Hydrangeas that won’t bloom


Hello. You kindly just helped me with a pest problem and now I have a hydrangea question. We have 5 large Endless Summer Hydrangeas that are 10 years old. They were blooming when planted, bloomed the following summer, bloomed in 2017, but not in any other year. Each fall, the buds appear on the old wood, but every spring, they dry out. We wrap the plants in the winter, but to date, have not covered the tops. Can you advise on two things: How do we manage the unsightly branches with the dried out buds that stick out above the new growth? How do we encourage more consistent blooming? We have been fertilizing in early May only with 10-10-10. Picture of complete plant attached. I will send in another request with a close up of the dried out buds.


Thank you for contacting the Toronto Master Gardeners and for submitting two clarifying photos.

Endless Summer® hydrangeas bloom on the current year’s and previous year’s growth. In answer to your first question, especially now that we are in summer, you could cut off the brown stalks from last year’s growth. But before you do that, you need to determine if your plant’s stems are indeed completely dead. Scrape a fingernail or sharp knife into the bark of a stem you suspect as being dead. Start at the top. If you see some green then it means the branch is alive. Examine closely looking for any swelling buds which also indicate life. If you determine the whole stem is dead then cut it out completely. Dead stems will probably be brittle and dried out.  If its only the top of a stem that is dead, remove the dead part by making a 45 degree angle cut about 1/4 inch above a bud. Only leave healthy wood and/or new growth from the base of the plant.

Several factors can impact blooming, including winter conditions, pruning practices, over-watering and over-fertilizing. These plants are not great feeders so there is no real need to fertilize. However, do make sure that the soil is kept moist during the growing season.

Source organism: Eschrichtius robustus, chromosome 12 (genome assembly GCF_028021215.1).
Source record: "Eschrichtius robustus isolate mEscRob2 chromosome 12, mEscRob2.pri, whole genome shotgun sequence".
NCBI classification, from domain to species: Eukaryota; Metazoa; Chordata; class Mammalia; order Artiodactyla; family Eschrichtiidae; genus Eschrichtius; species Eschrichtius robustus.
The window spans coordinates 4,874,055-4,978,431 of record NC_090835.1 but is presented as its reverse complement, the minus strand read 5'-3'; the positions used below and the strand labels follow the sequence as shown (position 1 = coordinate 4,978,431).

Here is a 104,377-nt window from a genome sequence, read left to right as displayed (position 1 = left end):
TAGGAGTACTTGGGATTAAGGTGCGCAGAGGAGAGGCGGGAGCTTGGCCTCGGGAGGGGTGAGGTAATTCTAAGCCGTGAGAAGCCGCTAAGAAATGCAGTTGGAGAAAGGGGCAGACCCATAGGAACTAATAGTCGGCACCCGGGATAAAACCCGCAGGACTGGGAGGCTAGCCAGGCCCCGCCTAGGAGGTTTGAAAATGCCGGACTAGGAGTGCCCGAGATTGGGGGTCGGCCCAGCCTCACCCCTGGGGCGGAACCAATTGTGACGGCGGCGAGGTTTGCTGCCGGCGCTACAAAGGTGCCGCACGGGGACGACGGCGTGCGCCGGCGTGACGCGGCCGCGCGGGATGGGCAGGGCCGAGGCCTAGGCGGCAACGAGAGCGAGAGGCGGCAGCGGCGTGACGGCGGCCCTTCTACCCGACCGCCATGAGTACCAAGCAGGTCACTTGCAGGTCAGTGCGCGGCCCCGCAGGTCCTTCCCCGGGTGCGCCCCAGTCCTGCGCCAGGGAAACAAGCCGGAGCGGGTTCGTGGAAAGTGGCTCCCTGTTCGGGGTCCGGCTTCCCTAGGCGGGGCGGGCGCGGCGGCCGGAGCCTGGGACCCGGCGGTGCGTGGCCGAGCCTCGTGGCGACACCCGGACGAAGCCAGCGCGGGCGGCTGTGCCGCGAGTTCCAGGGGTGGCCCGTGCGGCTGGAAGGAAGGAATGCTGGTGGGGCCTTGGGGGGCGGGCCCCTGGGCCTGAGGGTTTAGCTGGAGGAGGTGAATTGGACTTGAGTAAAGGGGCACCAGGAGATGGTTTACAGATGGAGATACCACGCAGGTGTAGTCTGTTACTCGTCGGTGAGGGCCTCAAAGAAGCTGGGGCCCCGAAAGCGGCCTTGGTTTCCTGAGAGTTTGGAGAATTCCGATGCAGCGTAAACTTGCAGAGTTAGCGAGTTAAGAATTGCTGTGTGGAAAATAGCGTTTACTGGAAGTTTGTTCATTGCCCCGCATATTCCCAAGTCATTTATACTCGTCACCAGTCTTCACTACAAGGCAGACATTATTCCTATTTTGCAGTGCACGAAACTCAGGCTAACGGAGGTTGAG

In areas where winter temperatures reach or go below freezing, there is a risk of flower bud loss, since buds form primarily in late summer and early fall of the previous year. For this reason, it is recommended that you do not prune or cut back the hydrangeas after August 1 and, if possible, leave fall blooms on the plants over winter. We did have a record-setting cold early spring, likely resulted in your hydrangeas having little to no flower buds this year. You might see some flowers yet on the Endless Summer® hydrangeas, as they may still produce blooms on this year’s growth.

Since your hydrangea plants have not bloomed for years, there may be something else that is not right for them. A struggling plant can be due to disease, pest, incorrect culture, or being ill suited to its site. Have you observed anything unusual about the plants aside from the lack of bloom? Hydrangeas can be susceptible to bud blight, bacterial wilt, leaf spots, mold, rust and powdery mildew. Pests to watch out for include aphids, mites, leaf-rollers and scale.

Here are a couple of sites you can look at for more information regarding pests and diseases of hydrangeas.



The best defense is to make sure your plants are healthy so that they can recover from attacks by pests. Although hydrangeas are easy to care for plants, they prefer full morning sun with afternoon shade and like to be well watered. If your soil is poor, add compost and if sandy, fertilize once a year in late winter or spring. Don’t over fertilize as you may end up with more leaves and fewer flowers.

Please take a look at this succinct plant profile to see if your plants are receiving the correct culture (e.g. amount of watering, level of fertilization, etc.) and if it is correctly sited (e.g. hours of sunlight, amount of drainage, etc.).

All being well your plant should grow back but most likely you will have to give up on blooms this year. For even more information on caring for hydrangea please check the following websites:

Hydrangea Planting and Care